Kirby and the Rainbow Curse review round-up


Kirby and the Rainbow Curse may not be rolling toward Europe until later this year, as Kirby and the Rainbow Paintbrush, those in North America are now just a day away from the pink star’s return.

Reviews have begun arriving, being resoundingly positive aside from a few that the Wii U exclusive didn’t click with. We’ve gathered as many as we could find below, which will hopefully help you decide whether to pick Kirby’s clay-moulded adventure up.

* Destructoid – 9
“Kirby and the Rainbow Curse will amaze fans of traditional stop-motion animation with its achingly charming visuals. It works great as a lighthearted single-player platformer, a wild and boisterous multiplayer campaign, a tough-as-nails action-puzzle challenge, a bite-sized Off-TV handheld experience, or a big beautiful HD spectacle on your television screen, all depending on how you choose to play it.”

* EGM – 9
“Kirby and the Rainbow Curse is a fine successor to Canvas Curse—it’s on par or better in many ways and should provide a potent challenge for even the most experienced platform player. It’ll also keep you on your toes as it constantly adds new elements over the course of the game’s seven worlds. And, of course, it does all that in a charming, colorful fashion that can only be decidedly described as staying true to what Kirby’s all about.”

* Game Informer – 7.75
“I never fully fell in love with only having secondary control of Kirby. Drawing platform lines is undeniably different, but I’m not convinced it’s the best way to play a platformer. Rainbow Curse smartly toys with the mechanic, adding surprising twists and changes, and by the end I was having a good time – even if I still was yelling at Kirby to just do what I told him every now and then.”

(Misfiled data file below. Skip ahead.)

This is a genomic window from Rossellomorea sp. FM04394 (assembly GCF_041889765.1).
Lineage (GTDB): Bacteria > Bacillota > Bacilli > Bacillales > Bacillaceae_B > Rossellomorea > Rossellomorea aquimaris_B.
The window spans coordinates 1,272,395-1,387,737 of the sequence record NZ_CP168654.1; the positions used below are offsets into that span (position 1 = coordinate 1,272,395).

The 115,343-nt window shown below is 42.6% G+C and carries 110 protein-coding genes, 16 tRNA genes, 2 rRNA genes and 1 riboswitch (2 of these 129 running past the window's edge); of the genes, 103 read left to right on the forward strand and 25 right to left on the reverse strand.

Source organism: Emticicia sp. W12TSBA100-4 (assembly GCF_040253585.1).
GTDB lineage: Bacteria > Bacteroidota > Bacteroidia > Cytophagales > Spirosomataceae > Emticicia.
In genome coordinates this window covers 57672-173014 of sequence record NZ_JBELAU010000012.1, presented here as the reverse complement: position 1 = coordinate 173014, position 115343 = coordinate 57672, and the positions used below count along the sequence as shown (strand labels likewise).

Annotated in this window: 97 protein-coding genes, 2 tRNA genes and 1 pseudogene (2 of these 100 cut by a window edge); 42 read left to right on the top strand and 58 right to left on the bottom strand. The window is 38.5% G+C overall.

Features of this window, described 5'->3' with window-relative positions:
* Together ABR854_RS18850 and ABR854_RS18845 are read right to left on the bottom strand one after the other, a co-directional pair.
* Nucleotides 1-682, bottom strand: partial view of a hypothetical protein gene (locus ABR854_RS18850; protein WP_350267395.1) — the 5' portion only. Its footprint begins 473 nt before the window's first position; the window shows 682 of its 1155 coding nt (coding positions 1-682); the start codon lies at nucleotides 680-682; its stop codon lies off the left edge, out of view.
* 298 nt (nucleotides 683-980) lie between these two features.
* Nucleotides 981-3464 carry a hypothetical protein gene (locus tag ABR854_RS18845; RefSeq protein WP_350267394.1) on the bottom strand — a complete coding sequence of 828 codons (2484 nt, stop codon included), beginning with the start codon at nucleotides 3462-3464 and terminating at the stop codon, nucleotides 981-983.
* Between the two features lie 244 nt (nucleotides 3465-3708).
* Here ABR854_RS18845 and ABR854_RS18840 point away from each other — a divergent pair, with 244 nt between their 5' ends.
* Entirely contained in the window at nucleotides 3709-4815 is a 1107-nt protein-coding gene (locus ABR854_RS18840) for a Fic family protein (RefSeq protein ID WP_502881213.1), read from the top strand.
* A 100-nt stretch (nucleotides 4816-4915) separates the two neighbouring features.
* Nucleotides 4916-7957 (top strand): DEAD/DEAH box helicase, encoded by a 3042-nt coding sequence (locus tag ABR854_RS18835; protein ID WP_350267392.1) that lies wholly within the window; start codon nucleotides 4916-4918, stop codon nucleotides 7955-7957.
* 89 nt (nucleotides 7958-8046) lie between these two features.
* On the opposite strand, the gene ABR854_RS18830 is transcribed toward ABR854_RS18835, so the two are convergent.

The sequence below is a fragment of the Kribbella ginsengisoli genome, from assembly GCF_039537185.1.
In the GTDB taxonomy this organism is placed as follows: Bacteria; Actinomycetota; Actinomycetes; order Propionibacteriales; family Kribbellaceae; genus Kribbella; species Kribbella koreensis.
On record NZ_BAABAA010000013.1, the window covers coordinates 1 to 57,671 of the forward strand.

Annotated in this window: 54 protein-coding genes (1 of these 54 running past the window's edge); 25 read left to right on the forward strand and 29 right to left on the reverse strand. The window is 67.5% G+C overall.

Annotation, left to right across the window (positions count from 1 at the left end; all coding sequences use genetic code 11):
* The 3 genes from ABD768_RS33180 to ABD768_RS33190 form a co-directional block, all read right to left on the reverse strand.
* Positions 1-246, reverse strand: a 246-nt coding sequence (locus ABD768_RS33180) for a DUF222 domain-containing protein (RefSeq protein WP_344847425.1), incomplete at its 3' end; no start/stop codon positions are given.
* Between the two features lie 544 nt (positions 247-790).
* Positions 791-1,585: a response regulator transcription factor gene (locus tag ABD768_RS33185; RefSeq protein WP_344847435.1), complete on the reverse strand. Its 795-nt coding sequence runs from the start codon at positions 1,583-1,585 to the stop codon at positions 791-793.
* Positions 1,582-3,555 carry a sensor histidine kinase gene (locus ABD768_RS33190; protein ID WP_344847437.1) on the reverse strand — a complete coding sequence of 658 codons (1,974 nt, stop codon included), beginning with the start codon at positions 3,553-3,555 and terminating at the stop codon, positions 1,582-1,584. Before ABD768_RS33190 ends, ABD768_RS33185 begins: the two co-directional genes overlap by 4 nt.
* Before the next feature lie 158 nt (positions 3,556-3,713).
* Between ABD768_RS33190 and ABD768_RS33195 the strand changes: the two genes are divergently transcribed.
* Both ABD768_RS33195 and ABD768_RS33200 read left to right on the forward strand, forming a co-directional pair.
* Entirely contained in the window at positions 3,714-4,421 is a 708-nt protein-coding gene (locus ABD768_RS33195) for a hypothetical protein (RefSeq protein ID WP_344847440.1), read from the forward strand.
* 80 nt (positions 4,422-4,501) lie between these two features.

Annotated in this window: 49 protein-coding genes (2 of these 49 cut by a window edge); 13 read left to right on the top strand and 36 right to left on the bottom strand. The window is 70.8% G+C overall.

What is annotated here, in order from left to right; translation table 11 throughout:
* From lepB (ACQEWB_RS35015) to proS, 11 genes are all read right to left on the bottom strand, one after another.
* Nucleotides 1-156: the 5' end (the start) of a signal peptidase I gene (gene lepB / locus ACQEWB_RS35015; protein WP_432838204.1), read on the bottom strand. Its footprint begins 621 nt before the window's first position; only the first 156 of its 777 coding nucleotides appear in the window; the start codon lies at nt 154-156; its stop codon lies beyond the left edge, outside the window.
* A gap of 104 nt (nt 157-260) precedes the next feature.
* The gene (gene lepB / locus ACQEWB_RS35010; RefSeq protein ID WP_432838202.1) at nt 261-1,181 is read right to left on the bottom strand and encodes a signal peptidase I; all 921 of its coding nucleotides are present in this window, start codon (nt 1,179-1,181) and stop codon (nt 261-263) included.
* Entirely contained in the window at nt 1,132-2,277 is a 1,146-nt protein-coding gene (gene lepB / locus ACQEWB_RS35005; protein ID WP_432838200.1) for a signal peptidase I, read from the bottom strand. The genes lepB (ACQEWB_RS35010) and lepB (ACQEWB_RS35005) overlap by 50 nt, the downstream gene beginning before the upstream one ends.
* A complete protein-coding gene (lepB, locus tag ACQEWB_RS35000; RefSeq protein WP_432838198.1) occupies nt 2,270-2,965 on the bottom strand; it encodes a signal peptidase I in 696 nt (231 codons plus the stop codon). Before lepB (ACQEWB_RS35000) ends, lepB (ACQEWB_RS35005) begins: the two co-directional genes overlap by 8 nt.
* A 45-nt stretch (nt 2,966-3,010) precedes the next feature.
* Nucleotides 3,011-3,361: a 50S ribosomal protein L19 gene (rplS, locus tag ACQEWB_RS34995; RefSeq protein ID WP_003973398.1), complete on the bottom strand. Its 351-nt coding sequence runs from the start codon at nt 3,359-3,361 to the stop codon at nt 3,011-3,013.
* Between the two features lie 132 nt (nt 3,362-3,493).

* GameSpot – 5/10
“Kirby and the Rainbow Curse is a tiring game. It’s taxing without being rewarding, like doing a mile on a stationary bike and discovering that you only burned away calories from one bite of your lunch burrito. The game gets frustrating quickly due to repetitive obstacles and there’s not much incentive to dig into a game that won’t give you that agency. It’s a mediocre romp through a gorgeously detailed world that doesn’t give you the control you need as a player, which ultimately dulls its shine.”

* GamesRadar – 4/5
“Kirby and the Rainbow Curse is one of the series’ better experiments, with warm, lively visuals working in tandem with a dynamic, unusual approach to platforming. It’s no epic, and the extras are a little on the shallow side, but it’s great while it lasts. The Wii U is in desperate need for strong content and justification for its extravagant controller, and Rainbow Curse provides both.”

* GiantBomb – 2/5
“Playing Kirby and the Rainbow Curse was a tedious experience from beginning to end, and it lacks the “time and place” factor of Canvas Curse. If Nintendo was more open to bringing its properties to mobile and tablets, I could see the game being more appealing as a cheap eShop or iPad title. As a full-fledged $40 Wii U title, however, it only feels like a disappointment.”

* GoNintendo – No Score